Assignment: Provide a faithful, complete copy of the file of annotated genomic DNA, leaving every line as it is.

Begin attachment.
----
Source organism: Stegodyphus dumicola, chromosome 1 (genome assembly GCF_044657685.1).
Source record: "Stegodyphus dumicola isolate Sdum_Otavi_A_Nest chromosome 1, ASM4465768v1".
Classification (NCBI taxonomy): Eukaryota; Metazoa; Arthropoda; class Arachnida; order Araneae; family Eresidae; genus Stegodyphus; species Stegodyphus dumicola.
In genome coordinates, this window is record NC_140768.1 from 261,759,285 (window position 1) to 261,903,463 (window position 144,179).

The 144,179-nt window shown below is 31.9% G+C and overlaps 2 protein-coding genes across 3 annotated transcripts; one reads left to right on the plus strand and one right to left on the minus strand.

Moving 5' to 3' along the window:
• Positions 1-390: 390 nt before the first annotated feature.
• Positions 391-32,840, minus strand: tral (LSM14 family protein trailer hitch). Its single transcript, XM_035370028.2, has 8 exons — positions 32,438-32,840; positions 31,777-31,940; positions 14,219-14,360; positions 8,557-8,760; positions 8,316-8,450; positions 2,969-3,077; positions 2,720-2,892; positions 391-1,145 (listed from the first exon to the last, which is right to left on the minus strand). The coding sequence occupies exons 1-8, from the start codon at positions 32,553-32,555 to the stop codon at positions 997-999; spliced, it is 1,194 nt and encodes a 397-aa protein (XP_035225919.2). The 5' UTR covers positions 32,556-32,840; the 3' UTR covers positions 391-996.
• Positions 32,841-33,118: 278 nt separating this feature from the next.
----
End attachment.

Source organism: Stegodyphus dumicola, chromosome 1 (genome assembly GCF_044657685.1).
Source record: "Stegodyphus dumicola isolate Sdum_Otavi_A_Nest chromosome 1, ASM4465768v1".
Classification (NCBI taxonomy): Eukaryota; Metazoa; Arthropoda; class Arachnida; order Araneae; family Eresidae; genus Stegodyphus; species Stegodyphus dumicola.
In genome coordinates, this window is record NC_140768.1 from 261,759,285 (window position 1) to 261,903,463 (window position 144,179).

The 144,179-nt window shown below is 31.9% G+C and overlaps 2 protein-coding genes across 3 annotated transcripts; one reads left to right on the plus strand and one right to left on the minus strand.

Moving 5' to 3' along the window:
• Positions 1-390: 390 nt before the first annotated feature.
• Positions 391-32,840, minus strand: tral (LSM14 family protein trailer hitch). Its single transcript, XM_035370028.2, has 8 exons — positions 32,438-32,840; positions 31,777-31,940; positions 14,219-14,360; positions 8,557-8,760; positions 8,316-8,450; positions 2,969-3,077; positions 2,720-2,892; positions 391-1,145 (listed from the first exon to the last, which is right to left on the minus strand). The coding sequence occupies exons 1-8, from the start codon at positions 32,553-32,555 to the stop codon at positions 997-999; spliced, it is 1,194 nt and encodes a 397-aa protein (XP_035225919.2). The 5' UTR covers positions 32,556-32,840; the 3' UTR covers positions 391-996.
• Positions 32,841-33,118: 278 nt separating this feature from the next.